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Help EFF Test a New Tool To Stop Creepy Online Tracking

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  • by crow (16139) on Sunday May 04, 2014 @07:41PM (#46915677) Homepage Journal

    This monitors the behavior of web sites, not the function. So if there's a non-advertising site that just puts out tracking bugs, it will get blocked. If there's an advertising site that doesn't send tracking cookies, it won't be blocked. There's no blacklist--it's all based on observed behavior.

  • Re:Ghostery (Score:5, Informative)

    by CRCulver (715279) <crculver@christopherculver.com> on Sunday May 04, 2014 @07:43PM (#46915691) Homepage

    Ghostery is under a proprietary license and Evidon, the company that owns it, is involved in the online advertising industry. I trust the EFF a lot more.

    FWIW, though, you can get many of the same benefits of Ghostery without installing that plugin by simply processing its lists through a Privoxy filter (the conversion is fairly easy to script and then automate), so Privoxy zaps all those IPs before they even get to the browser.

  • by sjames (1099) on Sunday May 04, 2014 @08:26PM (#46915845) Homepage

    That's the best policy. The problem isn't sites using JS, it's sites sucking in random bits of JS from 5 otrhert domains that each suck in yet more bits from 3 or 4 additional domains.

    Generally whjen I see that, I decide they're trying to convince me to just allow all witrhout seeing everything I'm allowing. That, in turn, tells me that that's is the last thing I should do so I leave the page and never go back.

  • by Arker (91948) on Sunday May 04, 2014 @08:29PM (#46915861) Homepage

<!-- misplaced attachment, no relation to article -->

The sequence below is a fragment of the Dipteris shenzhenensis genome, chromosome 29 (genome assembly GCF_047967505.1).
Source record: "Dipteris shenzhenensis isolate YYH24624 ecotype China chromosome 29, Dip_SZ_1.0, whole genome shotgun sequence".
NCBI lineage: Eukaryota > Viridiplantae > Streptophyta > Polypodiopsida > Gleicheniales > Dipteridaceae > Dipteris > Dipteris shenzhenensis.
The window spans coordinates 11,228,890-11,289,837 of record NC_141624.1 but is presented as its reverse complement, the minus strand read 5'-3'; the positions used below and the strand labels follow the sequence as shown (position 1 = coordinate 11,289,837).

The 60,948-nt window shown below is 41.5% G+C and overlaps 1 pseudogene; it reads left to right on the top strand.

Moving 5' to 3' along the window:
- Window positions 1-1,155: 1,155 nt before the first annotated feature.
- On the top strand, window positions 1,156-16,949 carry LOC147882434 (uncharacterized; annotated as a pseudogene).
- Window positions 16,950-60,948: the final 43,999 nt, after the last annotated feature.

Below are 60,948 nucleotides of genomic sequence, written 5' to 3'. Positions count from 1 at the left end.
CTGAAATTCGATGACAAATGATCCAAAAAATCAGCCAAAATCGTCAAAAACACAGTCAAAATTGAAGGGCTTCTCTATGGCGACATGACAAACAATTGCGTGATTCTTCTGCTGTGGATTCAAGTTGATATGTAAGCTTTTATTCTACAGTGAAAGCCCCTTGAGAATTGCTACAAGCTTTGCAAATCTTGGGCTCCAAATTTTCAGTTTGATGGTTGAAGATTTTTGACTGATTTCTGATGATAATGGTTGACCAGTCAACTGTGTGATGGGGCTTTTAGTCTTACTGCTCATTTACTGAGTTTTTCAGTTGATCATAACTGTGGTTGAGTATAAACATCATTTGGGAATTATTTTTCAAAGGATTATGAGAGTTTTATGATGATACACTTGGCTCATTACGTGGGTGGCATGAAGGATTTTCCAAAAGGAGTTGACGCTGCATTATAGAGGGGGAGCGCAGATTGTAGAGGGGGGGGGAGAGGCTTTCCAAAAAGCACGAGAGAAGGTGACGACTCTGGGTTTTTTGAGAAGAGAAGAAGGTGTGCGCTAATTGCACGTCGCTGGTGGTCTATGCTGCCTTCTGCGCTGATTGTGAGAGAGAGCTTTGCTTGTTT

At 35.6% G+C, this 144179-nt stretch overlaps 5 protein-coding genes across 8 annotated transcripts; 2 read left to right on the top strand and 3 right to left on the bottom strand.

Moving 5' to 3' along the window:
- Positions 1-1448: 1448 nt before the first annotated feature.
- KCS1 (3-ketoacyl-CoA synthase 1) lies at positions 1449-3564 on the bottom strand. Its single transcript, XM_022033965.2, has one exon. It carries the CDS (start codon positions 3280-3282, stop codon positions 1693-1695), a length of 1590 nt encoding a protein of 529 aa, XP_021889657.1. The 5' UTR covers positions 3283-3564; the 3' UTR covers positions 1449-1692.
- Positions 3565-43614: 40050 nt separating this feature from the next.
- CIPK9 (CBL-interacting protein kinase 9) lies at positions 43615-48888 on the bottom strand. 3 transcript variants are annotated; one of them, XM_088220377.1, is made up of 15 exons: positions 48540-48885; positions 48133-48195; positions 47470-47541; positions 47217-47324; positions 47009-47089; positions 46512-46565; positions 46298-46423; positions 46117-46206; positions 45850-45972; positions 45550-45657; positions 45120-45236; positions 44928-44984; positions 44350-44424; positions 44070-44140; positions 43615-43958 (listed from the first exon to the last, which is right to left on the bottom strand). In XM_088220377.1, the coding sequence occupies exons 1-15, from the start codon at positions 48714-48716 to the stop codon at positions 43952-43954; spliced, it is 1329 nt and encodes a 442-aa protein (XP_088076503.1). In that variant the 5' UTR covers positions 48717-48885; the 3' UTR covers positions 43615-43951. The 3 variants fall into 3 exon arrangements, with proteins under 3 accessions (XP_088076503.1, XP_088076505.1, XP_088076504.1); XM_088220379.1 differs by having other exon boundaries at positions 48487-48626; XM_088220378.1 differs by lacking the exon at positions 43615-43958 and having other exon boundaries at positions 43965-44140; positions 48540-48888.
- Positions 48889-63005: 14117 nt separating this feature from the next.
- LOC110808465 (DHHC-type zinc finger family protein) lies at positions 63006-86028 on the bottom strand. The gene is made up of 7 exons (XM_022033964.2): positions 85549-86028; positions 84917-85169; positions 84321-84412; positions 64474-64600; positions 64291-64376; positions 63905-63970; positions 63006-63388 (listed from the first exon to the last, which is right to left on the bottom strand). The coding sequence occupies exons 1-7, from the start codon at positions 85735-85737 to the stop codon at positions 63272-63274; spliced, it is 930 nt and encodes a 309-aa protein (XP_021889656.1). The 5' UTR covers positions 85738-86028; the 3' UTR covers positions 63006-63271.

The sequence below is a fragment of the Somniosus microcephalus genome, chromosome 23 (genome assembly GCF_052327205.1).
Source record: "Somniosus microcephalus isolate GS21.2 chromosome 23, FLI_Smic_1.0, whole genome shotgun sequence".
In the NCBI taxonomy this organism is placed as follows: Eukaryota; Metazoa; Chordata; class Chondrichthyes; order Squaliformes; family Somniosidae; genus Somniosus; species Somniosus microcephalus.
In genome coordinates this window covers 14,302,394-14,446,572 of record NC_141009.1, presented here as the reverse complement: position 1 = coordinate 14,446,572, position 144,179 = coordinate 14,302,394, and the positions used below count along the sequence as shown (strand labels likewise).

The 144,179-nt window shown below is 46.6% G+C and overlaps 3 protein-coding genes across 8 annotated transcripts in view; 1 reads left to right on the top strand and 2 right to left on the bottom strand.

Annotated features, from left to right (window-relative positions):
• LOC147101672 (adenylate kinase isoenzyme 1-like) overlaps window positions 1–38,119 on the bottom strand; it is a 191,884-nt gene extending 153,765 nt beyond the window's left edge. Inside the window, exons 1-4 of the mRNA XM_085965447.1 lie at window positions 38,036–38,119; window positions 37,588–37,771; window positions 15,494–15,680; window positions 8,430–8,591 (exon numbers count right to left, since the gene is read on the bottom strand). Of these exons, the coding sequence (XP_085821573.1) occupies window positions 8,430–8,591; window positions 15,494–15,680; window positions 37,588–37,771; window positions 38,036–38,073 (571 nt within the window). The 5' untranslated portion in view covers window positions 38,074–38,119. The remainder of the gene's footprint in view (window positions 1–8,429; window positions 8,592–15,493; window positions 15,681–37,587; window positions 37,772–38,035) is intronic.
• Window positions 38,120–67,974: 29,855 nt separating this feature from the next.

It sounds like a great idea. HTTPS Everywhere is a must have extension, and this looks set to join it. Thanks EFF!

    And in a related note, both of these fine extension works fine in Pale Moon, but refuse to install in Seamonkey, which is a deciding factor in which one I am going to use in the future. I dont know why it breaks in Seamonkey but if anyone does please chime in. Is it just a matter of a bad compatibility check or is there more to it?
  • by tepples (727027) <tepples&gmail,com> on Sunday May 04, 2014 @08:36PM (#46915889) Homepage Journal

    Maybe you just get half a sheet of text, or the first 1.3 windowfuls, then the site will pick up on the tracking bug being broken

    If a web server is configured to deliver only the abstract to viewers behind user agents that include tracking countermeasures, then it will deliver only the abstract to search engines. They tend to retrieve pages with no JavaScript, no Referer, and no cookies.

  • by FuzzNugget (2840687) on Sunday May 04, 2014 @08:44PM (#46915919)

    It's not that websites shouldn't rely on JavaScript to function, it's that they shouldn't rely on *third-party* JavaScripts from jQuery, a thousand fucking ad servers, a plugin from here and there, Google tracking... that's why what should be a basic website takes forever to load: it's having to make requests to 50 different servers to load a single page.

    JavaScript-dependent websites *can* be done properly. Most are not.

  • by Ford Prefect (8777) on Sunday May 04, 2014 @09:23PM (#46916027) Homepage

    Piwik [wikipedia.org] is a self-hosted web analytics package. In other words, your visit to an EFF page is being tracked by the EFF.

  • Re:Ghostery (Score:5, Informative)

    by Sir_Eptishous (873977) on Monday May 05, 2014 @10:40AM (#46919019) Homepage
    This is why I love slashdot. I had no idea Ghostery had such a conflict of interest. Thanks for that info.
    From WP: [wikipedia.org]
    "Evidon, the company owning Ghostery, plays a dual role in the online advertising industry. Ghostery blocks sites from gathering personal information. But it does have an opt-in feature named GhostRank that can be checked to "support" them. GhostRank takes note of ads encountered and blocked, and sends that information, though anonymously, back to advertisers so they can better formulate their ads to avoid being blocked.[4]"

Facts are stubborn, but statistics are more pliable.

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